The ever-growing medical field is more vital than it has ever been. Health care workers are an essential part of our well-being, and the Surgical Technology program at Texas State Technical College not only boasts a high completion rate, but it is also a very hands-on academic journey that prepares students for a career in this crucial field.
Senior instructor Anna San Pedro, a 22-year veteran of the program, discussed her experiences at the forefront of surgical technology at TSTC and the impact that students who complete the program have on their communities.
“I graduated back in 1995,” she said. “I worked at Valley Baptist Medical Center for a few years right after that.”
After learning of an opportunity to become a lab assistant, San Pedro joined the TSTC team in 1998 and has been working at the college ever since.
“Just recently Mr. (Robert) Sanchez retired after 39 years as program director,” she said. “I took over the program last year. It’s very exciting. I’ve got big shoes to fill!”
The 2019 graduating class had a program completion rate of 83 percent, which is above the national average, an attribute that San Pedro credits to the leadership of the program.
“The curriculum that Mr. Sanchez put together, and all the work he put into setting up the affiliations with the surrounding facilities, is part of why we have seen such high success rates,” San Pedro reiterated. “We have affiliations from Brownsville to Mission, which have also given us high success rates with regard to placing our students.”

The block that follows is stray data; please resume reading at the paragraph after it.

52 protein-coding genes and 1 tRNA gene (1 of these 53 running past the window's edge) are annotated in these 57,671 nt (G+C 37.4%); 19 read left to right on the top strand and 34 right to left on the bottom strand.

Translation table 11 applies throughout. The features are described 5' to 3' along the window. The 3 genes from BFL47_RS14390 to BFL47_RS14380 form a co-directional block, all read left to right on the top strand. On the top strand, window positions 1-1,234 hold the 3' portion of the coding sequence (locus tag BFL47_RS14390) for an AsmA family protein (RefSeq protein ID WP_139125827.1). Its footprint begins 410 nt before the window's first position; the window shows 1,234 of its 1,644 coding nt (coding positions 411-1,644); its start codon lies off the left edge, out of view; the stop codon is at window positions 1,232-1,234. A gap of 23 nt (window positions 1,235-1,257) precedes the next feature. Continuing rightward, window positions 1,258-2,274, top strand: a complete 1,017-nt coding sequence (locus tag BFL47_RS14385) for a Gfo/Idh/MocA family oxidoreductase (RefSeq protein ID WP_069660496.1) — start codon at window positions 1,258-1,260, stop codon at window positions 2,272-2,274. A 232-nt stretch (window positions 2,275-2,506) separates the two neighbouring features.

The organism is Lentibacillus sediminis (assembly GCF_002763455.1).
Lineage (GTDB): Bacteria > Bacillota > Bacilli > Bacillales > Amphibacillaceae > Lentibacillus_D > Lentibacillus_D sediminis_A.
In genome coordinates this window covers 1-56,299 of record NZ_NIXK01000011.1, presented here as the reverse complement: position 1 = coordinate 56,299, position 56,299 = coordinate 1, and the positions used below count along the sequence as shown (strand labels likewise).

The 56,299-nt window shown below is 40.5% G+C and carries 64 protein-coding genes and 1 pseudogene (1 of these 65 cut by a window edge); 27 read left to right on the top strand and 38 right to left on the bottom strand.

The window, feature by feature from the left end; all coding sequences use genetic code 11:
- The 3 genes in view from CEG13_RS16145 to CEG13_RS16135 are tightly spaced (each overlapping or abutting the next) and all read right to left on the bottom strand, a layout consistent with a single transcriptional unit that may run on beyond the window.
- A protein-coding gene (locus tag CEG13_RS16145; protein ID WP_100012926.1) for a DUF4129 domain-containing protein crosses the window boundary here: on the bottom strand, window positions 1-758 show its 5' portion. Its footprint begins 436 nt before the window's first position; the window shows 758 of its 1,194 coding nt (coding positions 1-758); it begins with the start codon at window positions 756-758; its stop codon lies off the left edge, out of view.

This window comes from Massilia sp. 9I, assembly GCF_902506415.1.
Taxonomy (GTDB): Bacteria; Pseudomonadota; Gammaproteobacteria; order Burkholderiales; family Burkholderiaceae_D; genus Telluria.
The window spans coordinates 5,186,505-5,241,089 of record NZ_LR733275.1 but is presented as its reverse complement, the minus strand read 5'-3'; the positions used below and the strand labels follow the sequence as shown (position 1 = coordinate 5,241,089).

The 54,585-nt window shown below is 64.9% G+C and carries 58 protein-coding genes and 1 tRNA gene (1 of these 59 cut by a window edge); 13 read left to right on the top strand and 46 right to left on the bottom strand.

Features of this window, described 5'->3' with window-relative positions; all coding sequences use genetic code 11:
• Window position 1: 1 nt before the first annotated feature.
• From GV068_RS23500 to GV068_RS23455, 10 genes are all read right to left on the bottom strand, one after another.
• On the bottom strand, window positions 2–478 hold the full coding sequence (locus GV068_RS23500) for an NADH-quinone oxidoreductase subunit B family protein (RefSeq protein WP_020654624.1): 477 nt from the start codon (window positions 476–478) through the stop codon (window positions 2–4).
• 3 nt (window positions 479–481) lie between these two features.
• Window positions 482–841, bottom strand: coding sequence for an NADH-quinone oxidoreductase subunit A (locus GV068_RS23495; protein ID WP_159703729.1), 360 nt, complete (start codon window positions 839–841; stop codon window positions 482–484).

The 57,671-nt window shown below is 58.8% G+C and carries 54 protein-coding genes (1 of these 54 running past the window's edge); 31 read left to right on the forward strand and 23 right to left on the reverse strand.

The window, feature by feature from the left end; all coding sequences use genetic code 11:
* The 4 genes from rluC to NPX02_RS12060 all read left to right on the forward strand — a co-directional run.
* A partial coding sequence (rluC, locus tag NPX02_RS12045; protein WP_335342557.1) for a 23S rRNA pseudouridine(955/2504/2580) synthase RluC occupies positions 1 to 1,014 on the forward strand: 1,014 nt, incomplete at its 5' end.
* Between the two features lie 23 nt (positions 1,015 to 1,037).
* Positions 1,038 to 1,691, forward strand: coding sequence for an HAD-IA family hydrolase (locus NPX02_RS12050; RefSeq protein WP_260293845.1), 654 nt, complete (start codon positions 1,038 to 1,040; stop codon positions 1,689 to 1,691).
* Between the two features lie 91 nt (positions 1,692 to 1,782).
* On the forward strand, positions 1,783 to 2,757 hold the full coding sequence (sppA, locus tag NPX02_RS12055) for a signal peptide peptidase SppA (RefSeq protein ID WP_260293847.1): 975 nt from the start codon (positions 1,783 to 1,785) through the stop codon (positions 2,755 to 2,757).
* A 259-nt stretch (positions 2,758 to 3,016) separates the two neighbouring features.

The program, which is six semesters long, offers an intricately hands-on approach to learning.
“It is highly intensive clinically, and they’re learning on the job,” San Pedro added. “Our students are getting hands-on training at these facilities. What sets us apart are our strong affiliations and the fact that our students are receiving such a diversified clinical training before they complete the program.”
TSTC’s Surgical Technology department is dedicated to student success so much so that students have the opportunity to tour an operating room before they make their final decision to begin their academic journey.
“We give them a local tour so that they have the chance to see what the operating room is about,” San Pedro said. “It’s about two hours long, and we do the tours because we want to give them as best an inside view into their potential career as we can. We want them to make the best decisions for themselves about the program.”
While getting into the program is competitive, San Pedro said that students not only grow academically through their coursework, but they also grow as medical professionals.
“I enjoy seeing that evolution take place,” she said. “Seeing students come in with no understanding of the operating room and then seeing them begin to get to know the industry is really inspiring. It’s a huge step with regard to their professional growth.”
Despite the challenges that come with any academic feat, and the rigorous coursework that comes with the medical territory, San Pedro stated that the rewarding aspect of being the helping hand for another person is part of what makes the profession worth it.
“You get to help somebody,” she said. “That’s the most rewarding thing. You can actually change the life of an individual.”
To learn more about TSTC’s Surgical Technology program, visithttps://www.tstc.edu/programs/SurgicalTechnology.